Tuesday, January 16, 2018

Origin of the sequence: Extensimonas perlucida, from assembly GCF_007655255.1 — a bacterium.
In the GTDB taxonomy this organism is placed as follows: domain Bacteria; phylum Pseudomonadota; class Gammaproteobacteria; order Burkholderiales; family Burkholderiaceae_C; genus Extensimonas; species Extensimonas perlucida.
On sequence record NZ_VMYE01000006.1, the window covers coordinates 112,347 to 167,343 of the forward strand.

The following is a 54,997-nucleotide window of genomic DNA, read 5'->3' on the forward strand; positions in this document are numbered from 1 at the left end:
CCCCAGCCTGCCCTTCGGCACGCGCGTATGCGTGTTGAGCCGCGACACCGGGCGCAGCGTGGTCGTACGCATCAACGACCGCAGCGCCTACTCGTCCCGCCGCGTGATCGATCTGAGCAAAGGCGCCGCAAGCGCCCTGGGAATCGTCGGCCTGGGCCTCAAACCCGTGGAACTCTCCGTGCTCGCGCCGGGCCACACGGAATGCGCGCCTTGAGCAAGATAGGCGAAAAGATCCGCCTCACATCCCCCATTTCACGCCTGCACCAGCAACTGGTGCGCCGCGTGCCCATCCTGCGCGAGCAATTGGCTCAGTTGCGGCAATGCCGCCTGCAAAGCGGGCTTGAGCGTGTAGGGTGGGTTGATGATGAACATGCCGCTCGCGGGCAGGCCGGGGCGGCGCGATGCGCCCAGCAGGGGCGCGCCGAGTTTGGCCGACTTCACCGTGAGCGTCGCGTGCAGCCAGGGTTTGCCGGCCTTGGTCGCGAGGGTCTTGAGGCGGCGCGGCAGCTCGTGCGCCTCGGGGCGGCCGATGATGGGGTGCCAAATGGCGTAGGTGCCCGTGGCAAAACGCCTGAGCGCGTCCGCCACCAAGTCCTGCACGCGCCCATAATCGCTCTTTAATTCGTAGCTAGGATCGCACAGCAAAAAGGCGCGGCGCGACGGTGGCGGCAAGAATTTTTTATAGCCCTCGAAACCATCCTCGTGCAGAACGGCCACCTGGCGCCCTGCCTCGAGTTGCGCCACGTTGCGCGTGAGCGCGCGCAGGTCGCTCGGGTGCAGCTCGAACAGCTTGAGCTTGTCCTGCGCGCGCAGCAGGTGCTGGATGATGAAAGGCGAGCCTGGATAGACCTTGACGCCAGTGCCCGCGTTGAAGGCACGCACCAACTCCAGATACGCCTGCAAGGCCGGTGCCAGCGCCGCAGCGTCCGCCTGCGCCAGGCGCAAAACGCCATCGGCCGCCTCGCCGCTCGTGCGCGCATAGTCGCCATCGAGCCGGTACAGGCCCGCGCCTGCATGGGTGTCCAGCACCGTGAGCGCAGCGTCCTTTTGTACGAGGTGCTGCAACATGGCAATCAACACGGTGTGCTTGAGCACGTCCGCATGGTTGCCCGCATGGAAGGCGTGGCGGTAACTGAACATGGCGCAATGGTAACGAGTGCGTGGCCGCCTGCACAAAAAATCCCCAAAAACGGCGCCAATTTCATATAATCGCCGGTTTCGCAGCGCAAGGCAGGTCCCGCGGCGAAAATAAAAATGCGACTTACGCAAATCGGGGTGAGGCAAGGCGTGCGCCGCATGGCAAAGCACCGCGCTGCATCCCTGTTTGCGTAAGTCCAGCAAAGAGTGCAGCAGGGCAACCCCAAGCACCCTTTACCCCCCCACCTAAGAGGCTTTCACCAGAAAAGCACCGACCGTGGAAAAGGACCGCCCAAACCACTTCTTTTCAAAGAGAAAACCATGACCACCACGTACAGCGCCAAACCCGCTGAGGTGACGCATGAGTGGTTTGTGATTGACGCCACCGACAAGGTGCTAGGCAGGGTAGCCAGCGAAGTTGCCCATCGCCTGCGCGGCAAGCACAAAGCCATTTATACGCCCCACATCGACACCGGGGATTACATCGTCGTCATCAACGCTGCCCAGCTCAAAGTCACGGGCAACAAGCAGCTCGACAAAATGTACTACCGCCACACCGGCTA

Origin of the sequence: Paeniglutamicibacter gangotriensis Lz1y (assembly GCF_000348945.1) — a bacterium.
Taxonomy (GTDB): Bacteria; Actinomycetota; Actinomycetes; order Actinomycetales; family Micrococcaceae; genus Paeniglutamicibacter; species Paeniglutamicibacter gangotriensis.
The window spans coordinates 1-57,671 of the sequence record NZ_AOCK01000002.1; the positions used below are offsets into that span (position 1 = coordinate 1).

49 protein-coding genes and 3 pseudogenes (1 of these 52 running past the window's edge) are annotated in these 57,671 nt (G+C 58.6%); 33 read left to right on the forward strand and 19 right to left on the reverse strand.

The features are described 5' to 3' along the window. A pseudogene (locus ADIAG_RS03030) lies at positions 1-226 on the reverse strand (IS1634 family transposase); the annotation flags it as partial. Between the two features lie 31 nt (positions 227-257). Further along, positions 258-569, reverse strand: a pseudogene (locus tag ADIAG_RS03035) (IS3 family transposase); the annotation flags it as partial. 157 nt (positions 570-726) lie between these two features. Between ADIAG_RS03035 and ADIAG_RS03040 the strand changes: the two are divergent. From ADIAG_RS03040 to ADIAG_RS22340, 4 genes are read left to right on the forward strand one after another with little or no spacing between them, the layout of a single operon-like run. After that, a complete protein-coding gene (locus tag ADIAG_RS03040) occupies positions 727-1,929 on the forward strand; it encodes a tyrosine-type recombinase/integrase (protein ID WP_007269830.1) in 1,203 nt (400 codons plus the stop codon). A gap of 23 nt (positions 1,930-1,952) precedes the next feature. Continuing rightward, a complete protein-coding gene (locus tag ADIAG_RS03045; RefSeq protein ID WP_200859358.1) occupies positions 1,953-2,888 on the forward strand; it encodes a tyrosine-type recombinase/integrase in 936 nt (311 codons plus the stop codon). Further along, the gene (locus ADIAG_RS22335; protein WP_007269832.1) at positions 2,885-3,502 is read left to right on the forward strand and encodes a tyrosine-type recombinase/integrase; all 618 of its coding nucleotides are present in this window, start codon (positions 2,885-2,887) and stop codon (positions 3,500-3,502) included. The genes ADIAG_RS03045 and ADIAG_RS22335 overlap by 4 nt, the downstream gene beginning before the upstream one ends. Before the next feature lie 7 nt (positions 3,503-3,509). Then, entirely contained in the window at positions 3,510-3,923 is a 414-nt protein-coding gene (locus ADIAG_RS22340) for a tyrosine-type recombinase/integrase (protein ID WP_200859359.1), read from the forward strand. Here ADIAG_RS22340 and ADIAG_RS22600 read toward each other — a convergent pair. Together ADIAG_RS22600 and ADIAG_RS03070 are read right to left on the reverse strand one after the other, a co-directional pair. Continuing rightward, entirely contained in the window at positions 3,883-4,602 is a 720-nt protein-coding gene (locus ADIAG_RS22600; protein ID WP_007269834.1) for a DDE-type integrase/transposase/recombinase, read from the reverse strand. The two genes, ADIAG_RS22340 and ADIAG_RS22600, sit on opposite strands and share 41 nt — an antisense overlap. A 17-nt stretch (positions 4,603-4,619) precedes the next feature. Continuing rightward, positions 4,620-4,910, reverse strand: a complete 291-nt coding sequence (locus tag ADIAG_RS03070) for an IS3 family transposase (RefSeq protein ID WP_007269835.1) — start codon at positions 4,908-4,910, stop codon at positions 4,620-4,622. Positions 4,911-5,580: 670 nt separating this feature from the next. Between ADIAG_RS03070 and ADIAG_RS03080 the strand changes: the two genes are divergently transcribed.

French film maker Francois Ozon returns to a frequent theme of his in his heartbreakingly beautiful “Frantz”. The theme of identity is once again at the forefront here, as is living with guilt and the loss of innocence via devastating means. Set in Germany in the aftermath of World War I, Anna visits the grave of her fiance, Frantz, only to find a young man, a stranger, laying flowers below the headstone. The man looked devastated as he walked away, causing Anna to enquire about his identity and just how he knew Frantz. The man replies that his name is Adrien and that he is French, and was friends with Frantz from before the war. Adrien also asks Anna if she would be able to organise an audience with Frantz's parents too. They are initially cold to the idea due to the man being French, thus an “enemy” of Germany's from the war, but they slowly warm to it as Adrien tells stories to them of their fallen son, from the times they were together. This is a stunningly beautiful film, but it is as equally as haunting. It has been shot in luminous black and white, showing off the German countryside to great effect. During key scenes, usually involving memory, Ozon reverts to colour but not in a traditional or naturalistic way. It is almost like the black and white has been coloured giving it a light pastel, almost faded look. I do not know if I have described the look well at all there, but it is very effective and looks amazing. All of the performances here are very good, quite restrained and still. This is not a film of large gestures, it is a much more subtle affair. In saying that, I believe the use of mirrors to be obvious, but I also think Ozon has used the technique maturely and does not over do it. As good as everything is about “Frantz”, the greatest thing is the film's message which is that in war, it is good to remember that there is no such thing as “good” guys and “bad” guys, only soldiers, that is young men, following the orders of their individual countries. While I guess you could say that this is another take on the age old adage “the first victim of war is innocence”, “Frantz” goes that extra step further to add that the way to healing after war is to learn to love one's enemy. I love this film and it may just be Francois Ozon's best yet.